Salmon migrate from the ocean back to the streams they were born in to spawn. These adult salmon face many barriers to their journey upriver, many of which were caused by humans. Barriers in the form of road culverts, dams, dikes, and other obstructions reduce the area that these fish can access and lay their eggs. The inability of fish to migrate upstream have eliminated fish populations altogether in some areas.
Most of the barriers to fish passage in Washington State are the result of culverts at private and public road crossings. Over the past several decades, culverts placed in streams were often too small or were improperly installed to allow for the passage of fish. When winter stream flows arrive, the speed of the water through the culverts often exceeds the swimming ability of fish. In other situations, the downstream end of culverts may be at a higher elevation than the channel and salmon cannot always jump high enough to get into them – this is called a “perched culvert”. In some cases, a culvert may become a barrier because it is clogged or crushed.
Undersized or failing culverts can create problems for property owners too. During storms, water can back up behind the undersized or broken pipe and flood fields and homes and wash out roads and driveways. Broken and clogged pipes can impound water upstream of a culvert and create a pond where one did not previously exist. For an example of this problem, check out the story about the McGillivray family.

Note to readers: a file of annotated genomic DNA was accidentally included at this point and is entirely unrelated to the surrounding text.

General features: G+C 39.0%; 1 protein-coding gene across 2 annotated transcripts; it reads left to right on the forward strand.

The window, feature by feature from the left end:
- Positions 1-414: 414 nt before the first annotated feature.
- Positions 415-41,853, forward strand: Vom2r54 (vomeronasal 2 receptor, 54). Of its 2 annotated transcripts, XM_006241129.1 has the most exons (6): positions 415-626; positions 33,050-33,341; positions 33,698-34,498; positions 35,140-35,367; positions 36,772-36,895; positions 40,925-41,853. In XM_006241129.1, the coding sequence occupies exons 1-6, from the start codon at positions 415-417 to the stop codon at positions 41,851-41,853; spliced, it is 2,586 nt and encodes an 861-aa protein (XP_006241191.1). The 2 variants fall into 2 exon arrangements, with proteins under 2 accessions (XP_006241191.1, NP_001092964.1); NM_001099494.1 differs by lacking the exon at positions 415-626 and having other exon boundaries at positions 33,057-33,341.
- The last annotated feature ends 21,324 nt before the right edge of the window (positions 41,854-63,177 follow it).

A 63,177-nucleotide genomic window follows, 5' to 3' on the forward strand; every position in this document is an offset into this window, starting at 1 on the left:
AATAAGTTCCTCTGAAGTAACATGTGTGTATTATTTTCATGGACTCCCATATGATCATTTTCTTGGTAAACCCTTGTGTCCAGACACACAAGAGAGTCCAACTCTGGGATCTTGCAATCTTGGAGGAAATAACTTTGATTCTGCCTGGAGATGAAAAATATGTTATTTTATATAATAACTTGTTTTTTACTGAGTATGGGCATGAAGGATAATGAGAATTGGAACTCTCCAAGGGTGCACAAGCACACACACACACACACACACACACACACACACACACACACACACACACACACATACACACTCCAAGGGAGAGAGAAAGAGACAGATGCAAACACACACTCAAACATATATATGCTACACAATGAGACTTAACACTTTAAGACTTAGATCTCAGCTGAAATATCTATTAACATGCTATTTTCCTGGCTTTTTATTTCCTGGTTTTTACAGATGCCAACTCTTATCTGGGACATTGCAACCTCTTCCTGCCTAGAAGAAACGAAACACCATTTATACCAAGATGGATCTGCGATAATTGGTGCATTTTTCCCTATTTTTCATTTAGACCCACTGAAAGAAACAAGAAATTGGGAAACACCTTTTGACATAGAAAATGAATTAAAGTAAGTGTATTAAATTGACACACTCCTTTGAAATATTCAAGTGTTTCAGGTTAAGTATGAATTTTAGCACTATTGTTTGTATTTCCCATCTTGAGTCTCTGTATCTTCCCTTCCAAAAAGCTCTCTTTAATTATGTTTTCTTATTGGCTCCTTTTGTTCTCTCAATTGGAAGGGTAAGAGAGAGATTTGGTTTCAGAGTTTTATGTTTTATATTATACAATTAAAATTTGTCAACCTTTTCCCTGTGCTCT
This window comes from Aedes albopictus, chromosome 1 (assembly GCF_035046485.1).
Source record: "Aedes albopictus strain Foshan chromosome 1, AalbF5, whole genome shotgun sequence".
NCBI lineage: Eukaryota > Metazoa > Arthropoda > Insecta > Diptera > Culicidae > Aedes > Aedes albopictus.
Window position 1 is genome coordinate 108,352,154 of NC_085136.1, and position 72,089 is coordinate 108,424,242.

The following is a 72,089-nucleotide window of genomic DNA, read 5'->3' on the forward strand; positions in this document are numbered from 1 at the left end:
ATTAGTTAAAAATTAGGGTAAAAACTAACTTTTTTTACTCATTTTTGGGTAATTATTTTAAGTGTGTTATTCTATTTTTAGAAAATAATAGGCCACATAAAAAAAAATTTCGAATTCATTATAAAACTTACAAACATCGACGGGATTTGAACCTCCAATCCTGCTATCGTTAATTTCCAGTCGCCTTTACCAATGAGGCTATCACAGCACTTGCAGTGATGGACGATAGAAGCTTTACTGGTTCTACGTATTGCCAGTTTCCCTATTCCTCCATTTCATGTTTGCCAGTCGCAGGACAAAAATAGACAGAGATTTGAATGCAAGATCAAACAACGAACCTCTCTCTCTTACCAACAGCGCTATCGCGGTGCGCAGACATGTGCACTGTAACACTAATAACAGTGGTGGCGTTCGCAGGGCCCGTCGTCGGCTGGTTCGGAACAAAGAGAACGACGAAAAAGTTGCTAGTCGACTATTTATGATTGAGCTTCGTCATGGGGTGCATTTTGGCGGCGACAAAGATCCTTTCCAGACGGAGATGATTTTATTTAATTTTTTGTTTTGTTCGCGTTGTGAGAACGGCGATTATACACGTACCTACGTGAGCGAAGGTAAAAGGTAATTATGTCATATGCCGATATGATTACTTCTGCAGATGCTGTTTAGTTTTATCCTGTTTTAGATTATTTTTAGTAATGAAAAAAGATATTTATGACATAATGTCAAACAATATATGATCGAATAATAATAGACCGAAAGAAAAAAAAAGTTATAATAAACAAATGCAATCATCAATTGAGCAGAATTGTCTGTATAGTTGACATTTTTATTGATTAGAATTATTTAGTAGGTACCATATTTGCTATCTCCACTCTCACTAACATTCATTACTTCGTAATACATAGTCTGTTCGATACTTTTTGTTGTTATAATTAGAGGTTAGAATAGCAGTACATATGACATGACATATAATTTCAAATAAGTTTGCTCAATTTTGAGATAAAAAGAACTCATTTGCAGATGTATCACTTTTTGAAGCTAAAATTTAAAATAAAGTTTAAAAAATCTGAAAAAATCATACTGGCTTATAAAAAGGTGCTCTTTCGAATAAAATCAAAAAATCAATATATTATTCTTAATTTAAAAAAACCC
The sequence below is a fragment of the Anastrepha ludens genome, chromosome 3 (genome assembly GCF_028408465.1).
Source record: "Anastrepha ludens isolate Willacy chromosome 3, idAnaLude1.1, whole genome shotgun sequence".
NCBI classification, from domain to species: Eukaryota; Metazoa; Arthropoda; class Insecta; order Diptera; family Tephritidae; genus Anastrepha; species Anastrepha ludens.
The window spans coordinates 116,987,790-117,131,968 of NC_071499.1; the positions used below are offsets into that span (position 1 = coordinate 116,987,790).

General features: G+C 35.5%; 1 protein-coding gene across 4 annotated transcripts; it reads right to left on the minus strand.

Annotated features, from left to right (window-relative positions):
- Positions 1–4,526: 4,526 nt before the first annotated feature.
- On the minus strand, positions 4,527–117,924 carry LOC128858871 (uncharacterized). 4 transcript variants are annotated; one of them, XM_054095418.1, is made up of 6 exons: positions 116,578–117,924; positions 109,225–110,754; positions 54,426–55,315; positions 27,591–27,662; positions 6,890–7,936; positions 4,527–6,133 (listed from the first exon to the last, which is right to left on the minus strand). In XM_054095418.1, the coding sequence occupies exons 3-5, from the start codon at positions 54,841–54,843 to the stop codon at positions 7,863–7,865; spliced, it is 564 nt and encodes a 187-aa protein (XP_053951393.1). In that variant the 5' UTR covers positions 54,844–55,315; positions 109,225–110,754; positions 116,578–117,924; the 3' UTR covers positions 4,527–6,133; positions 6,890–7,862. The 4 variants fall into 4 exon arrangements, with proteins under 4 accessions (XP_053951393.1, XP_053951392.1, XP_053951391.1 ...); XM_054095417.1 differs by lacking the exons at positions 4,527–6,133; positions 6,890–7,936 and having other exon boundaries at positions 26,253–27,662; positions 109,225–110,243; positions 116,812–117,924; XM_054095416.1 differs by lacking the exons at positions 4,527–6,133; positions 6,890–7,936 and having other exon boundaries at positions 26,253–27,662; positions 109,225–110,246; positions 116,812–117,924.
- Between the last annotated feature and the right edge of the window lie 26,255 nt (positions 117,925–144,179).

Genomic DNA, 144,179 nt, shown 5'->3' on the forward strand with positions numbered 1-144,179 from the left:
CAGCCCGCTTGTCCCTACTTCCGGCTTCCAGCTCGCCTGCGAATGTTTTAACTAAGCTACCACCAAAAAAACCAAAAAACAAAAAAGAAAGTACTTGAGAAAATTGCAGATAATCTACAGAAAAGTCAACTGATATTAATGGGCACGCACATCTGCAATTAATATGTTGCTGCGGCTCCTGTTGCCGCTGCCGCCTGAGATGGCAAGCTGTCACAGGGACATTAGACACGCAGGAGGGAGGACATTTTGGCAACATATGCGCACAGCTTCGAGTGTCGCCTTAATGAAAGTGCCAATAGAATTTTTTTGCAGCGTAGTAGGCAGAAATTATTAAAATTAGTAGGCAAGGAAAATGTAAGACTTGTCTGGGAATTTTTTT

Barriers to fish passage are found on both private and public land, and the problem requires participation of local, state and federal agencies, and private landowners. There are resources available to help landowners evaluate and repair or replace crossings that are barriers to fish passage.
The staff at the Snohomish Conservation District can help. Please contact us if you’d like free assistance – we can visit with you at your property to provide advice on your crossing, assist with permitting, and connect you with financial assistance programs through the District or other agencies.
Two other resources are available to help property owners with road crossings and fish passage barriers are:
- EQIP for agricultural producers: http://www.nrcs.usda.gov/wps/portal/nrcs/main/national/programs/financial/eqip/
- Family Forest Fish Passage Program (FFFPP) for forest landowners: http://www.dnr.wa.gov/BusinessPermits/Topics/SmallForestLandownerOffice/Pages/fp_sflo_fffpp.aspx